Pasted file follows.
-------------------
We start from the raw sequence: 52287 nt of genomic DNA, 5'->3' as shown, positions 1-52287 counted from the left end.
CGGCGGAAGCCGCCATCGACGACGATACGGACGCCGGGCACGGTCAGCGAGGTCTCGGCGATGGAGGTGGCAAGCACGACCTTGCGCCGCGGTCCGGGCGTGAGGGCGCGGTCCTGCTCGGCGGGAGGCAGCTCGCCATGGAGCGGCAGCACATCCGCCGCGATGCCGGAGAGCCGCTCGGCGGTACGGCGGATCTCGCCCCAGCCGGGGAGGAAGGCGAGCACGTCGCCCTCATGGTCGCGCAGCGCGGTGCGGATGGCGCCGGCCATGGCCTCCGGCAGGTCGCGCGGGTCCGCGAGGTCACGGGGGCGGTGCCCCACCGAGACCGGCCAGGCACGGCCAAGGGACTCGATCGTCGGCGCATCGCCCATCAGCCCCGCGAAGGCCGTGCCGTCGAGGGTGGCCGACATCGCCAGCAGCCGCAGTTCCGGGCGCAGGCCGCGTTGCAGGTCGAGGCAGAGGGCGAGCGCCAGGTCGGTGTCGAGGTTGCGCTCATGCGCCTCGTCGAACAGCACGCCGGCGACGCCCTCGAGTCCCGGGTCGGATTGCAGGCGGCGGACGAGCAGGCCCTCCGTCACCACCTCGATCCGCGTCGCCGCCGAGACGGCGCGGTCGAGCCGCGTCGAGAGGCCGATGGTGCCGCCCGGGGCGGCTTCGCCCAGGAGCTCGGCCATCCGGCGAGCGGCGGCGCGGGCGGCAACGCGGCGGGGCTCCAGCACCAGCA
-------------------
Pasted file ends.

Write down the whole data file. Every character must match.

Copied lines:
We start from the raw sequence: 52287 nt of genomic DNA, 5'->3' as shown, positions 1-52287 counted from the left end.
CGGCGGAAGCCGCCATCGACGACGATACGGACGCCGGGCACGGTCAGCGAGGTCTCGGCGATGGAGGTGGCAAGCACGACCTTGCGCCGCGGTCCGGGCGTGAGGGCGCGGTCCTGCTCGGCGGGAGGCAGCTCGCCATGGAGCGGCAGCACATCCGCCGCGATGCCGGAGAGCCGCTCGGCGGTACGGCGGATCTCGCCCCAGCCGGGGAGGAAGGCGAGCACGTCGCCCTCATGGTCGCGCAGCGCGGTGCGGATGGCGCCGGCCATGGCCTCCGGCAGGTCGCGCGGGTCCGCGAGGTCACGGGGGCGGTGCCCCACCGAGACCGGCCAGGCACGGCCAAGGGACTCGATCGTCGGCGCATCGCCCATCAGCCCCGCGAAGGCCGTGCCGTCGAGGGTGGCCGACATCGCCAGCAGCCGCAGTTCCGGGCGCAGGCCGCGTTGCAGGTCGAGGCAGAGGGCGAGCGCCAGGTCGGTGTCGAGGTTGCGCTCATGCGCCTCGTCGAACAGCACGCCGGCGACGCCCTCGAGTCCCGGGTCGGATTGCAGGCGGCGGACGAGCAGGCCCTCCGTCACCACCTCGATCCGCGTCGCCGCCGAGACGGCGCGGTCGAGCCGCGTCGAGAGGCCGATGGTGCCGCCCGGGGCGGCTTCGCCCAGGAGCTCGGCCATCCGGCGAGCGGCGGCGCGGGCGGCAACGCGGCGGGGCTCCAGCACCAGCA